Author: Gregor Bieler, Co-CEO at APARAVI
According to the GDPR, companies are obliged to answer requests for information and deletion promptly and truthfully. According to Article 15 of the GDPR, every person has the right to information about any data stored about them and, according to Article 17 of the GDPR, the right to have this data deleted, i.e. the much-cited “right to be forgotten”. Article 18 of the GDPR also grants the right to restrict the processing of personal data. But only very few companies are well prepared to process such requests quickly and correctly. Instead, they poke around in the data swamp in a hectic and disorganised manner.
Lost in the dark data swamp
It is not without reason that the jumble of vast amounts of unstructured data is also known as dark data. No one knows exactly what and how much personal information is hidden there among duplicate PDFs, old emails and Office documents that have become superfluous. How is it possible to provide information in such a legally sound manner and with reasonable effort? There is the threat of hefty fines, legal fees and loss of reputation. But this does not have to be the case. It is possible to react quickly, correctly and automatically to requests for information and deletion:
- early risk assessment: previously unknown risks can be analysed and minimised at an early stage through a comprehensive data inventory. Obsolete, redundant and superfluous data is recognised and removed from the data inventory, personal data is identified, analysed and made transparent. This also enables the privacy impact assessment according to Art. 35 of the GDPR.
- rule-based deletion concepts: The GDPR provides fixed rules for handling data and deleting it in a timely manner. Deletion concepts must map these rules 1:1 and document the results. This ensures that exact, legally watertight information can be provided at any time upon request.
- Automated deletion processes: Unstandardised deletion processes are error-prone and time-consuming. It is safer and more efficient to automate the deletion processes, which can then run constantly in the background. This also ensures that the new or changed files flowing in daily are automatically captured by the purge criteria at a defined point in time.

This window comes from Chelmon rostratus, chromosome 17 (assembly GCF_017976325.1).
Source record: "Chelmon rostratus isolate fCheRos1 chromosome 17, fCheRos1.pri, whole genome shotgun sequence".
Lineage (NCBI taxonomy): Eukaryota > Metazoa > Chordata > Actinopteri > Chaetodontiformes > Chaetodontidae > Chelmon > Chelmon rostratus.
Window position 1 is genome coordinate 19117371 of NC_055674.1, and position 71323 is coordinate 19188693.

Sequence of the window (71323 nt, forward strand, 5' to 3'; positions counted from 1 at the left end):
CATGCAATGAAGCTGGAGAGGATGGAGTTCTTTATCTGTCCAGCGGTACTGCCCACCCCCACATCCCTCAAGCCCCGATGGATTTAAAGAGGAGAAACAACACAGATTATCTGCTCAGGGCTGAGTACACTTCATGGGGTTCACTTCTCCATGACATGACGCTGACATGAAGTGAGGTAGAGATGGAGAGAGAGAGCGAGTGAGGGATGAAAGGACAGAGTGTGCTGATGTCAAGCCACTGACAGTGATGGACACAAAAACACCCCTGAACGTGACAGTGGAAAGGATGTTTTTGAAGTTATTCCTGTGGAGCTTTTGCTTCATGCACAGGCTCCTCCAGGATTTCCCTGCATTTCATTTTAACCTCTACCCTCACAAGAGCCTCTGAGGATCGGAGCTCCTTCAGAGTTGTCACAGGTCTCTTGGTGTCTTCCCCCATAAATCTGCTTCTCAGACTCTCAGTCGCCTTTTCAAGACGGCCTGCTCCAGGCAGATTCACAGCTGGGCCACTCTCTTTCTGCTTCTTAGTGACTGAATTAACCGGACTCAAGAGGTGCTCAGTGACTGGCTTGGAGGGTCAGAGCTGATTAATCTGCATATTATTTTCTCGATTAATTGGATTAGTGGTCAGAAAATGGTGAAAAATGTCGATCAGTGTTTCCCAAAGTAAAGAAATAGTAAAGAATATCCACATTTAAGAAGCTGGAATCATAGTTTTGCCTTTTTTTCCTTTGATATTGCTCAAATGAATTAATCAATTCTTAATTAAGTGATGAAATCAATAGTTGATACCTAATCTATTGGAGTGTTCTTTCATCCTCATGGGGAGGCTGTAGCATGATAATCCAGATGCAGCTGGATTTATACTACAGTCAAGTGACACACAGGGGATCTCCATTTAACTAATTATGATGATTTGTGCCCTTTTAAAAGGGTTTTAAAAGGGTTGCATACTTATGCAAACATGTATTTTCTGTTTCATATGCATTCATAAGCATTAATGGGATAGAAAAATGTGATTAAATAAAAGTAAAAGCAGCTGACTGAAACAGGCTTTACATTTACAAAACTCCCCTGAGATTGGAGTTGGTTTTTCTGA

- optimal use of resources: employees have better things to do than spend hours searching for personal data. Companies dread such unproductive tasks. Automated data inventory and deletion is far more efficient and accurate – plus it’s far less error-prone than manual work.
- GDPR-compliant information security: Professional, comprehensive data protection management with automated processes makes it possible to process requests and deletion requests quickly and correctly. In this way, companies protect themselves from risks and costs worth millions that can arise from DSGVO violations.
The next request for information or deletion can arrive tomorrow. Managers who are ill-prepared for this risk their own heads and necks. There is the threat of fines amounting to millions. So it is high time to act. Intelligent, automated data inventory tools are a valuable aid in minimising these risks and at the same time separating value-adding information from superfluous data ballast.